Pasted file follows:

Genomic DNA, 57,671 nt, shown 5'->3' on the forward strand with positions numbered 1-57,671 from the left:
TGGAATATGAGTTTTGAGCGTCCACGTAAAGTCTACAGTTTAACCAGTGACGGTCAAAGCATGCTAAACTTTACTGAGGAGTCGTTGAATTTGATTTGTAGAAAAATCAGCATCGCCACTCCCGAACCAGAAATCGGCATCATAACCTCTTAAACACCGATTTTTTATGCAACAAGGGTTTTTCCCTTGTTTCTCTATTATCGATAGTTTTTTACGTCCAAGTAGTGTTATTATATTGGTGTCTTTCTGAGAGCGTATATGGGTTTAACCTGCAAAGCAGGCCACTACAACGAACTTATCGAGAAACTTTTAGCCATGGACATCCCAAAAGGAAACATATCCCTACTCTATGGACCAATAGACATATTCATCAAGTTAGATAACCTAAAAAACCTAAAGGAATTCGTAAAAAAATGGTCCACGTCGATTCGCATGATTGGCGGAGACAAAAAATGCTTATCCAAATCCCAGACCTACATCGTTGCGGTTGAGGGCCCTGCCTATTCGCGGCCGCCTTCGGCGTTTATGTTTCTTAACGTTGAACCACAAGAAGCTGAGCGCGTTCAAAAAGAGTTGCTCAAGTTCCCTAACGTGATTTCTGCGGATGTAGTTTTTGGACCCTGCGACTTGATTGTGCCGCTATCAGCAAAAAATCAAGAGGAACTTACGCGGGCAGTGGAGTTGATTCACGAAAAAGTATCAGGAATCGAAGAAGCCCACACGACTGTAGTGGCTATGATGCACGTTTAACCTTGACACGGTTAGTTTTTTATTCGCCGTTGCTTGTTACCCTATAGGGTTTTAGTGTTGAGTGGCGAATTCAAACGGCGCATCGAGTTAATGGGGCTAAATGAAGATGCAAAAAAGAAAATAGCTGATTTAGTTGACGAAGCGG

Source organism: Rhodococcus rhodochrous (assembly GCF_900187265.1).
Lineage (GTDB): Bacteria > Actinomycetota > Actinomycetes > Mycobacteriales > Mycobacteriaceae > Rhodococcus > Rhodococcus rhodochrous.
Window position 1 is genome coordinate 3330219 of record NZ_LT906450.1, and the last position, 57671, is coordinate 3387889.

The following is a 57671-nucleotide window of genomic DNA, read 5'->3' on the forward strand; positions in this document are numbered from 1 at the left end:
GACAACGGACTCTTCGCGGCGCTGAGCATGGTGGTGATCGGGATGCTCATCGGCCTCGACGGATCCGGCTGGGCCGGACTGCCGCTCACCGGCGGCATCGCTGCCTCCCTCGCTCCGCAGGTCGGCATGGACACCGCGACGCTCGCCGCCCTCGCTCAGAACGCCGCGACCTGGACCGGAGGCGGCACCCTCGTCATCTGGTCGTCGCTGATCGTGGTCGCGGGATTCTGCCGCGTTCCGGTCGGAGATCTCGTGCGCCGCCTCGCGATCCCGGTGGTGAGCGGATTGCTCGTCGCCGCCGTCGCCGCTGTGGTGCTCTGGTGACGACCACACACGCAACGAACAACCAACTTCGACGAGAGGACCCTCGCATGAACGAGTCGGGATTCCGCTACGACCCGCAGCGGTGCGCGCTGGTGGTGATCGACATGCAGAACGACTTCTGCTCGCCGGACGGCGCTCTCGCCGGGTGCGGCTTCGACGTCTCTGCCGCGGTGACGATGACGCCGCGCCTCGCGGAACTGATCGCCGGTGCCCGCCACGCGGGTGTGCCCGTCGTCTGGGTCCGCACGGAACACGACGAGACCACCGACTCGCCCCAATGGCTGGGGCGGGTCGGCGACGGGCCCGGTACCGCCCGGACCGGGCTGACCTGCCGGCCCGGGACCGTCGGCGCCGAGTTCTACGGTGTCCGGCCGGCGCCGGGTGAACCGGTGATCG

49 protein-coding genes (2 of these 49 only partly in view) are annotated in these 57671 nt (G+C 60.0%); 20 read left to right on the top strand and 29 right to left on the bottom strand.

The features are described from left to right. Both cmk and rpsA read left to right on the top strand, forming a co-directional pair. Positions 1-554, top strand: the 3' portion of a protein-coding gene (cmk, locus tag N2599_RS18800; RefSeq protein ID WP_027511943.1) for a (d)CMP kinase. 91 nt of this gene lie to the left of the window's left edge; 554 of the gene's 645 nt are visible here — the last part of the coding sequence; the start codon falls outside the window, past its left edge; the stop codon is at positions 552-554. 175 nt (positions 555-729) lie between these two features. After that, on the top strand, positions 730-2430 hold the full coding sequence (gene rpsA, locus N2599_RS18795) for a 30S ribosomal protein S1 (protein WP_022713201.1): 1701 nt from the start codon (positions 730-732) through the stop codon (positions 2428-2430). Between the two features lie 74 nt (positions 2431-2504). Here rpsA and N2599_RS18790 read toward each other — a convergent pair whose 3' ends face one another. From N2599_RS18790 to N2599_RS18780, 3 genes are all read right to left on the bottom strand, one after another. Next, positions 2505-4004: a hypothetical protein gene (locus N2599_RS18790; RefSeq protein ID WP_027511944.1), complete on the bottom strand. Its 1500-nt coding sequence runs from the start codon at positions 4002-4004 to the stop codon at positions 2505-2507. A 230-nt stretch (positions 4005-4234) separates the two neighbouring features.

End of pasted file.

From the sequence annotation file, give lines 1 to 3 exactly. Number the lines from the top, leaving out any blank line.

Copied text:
Genomic DNA, 57,671 nt, shown 5'->3' on the forward strand with positions numbered 1-57,671 from the left:
TGGAATATGAGTTTTGAGCGTCCACGTAAAGTCTACAGTTTAACCAGTGACGGTCAAAGCATGCTAAACTTTACTGAGGAGTCGTTGAATTTGATTTGTAGAAAAATCAGCATCGCCACTCCCGAACCAGAAATCGGCATCATAACCTCTTAAACACCGATTTTTTATGCAACAAGGGTTTTTCCCTTGTTTCTCTATTATCGATAGTTTTTTACGTCCAAGTAGTGTTATTATATTGGTGTCTTTCTGAGAGCGTATATGGGTTTAACCTGCAAAGCAGGCCACTACAACGAACTTATCGAGAAACTTTTAGCCATGGACATCCCAAAAGGAAACATATCCCTACTCTATGGACCAATAGACATATTCATCAAGTTAGATAACCTAAAAAACCTAAAGGAATTCGTAAAAAAATGGTCCACGTCGATTCGCATGATTGGCGGAGACAAAAAATGCTTATCCAAATCCCAGACCTACATCGTTGCGGTTGAGGGCCCTGCCTATTCGCGGCCGCCTTCGGCGTTTATGTTTCTTAACGTTGAACCACAAGAAGCTGAGCGCGTTCAAAAAGAGTTGCTCAAGTTCCCTAACGTGATTTCTGCGGATGTAGTTTTTGGACCCTGCGACTTGATTGTGCCGCTATCAGCAAAAAATCAAGAGGAACTTACGCGGGCAGTGGAGTTGATTCACGAAAAAGTATCAGGAATCGAAGAAGCCCACACGACTGTAGTGGCTATGATGCACGTTTAACCTTGACACGGTTAGTTTTTTATTCGCCGTTGCTTGTTACCCTATAGGGTTTTAGTGTTGAGTGGCGAATTCAAACGGCGCATCGAGTTAATGGGGCTAAATGAAGATGCAAAAAAGAAAATAGCTGATTTAGTTGACGAAGCGG

Source organism: Rhodococcus rhodochrous (assembly GCF_900187265.1).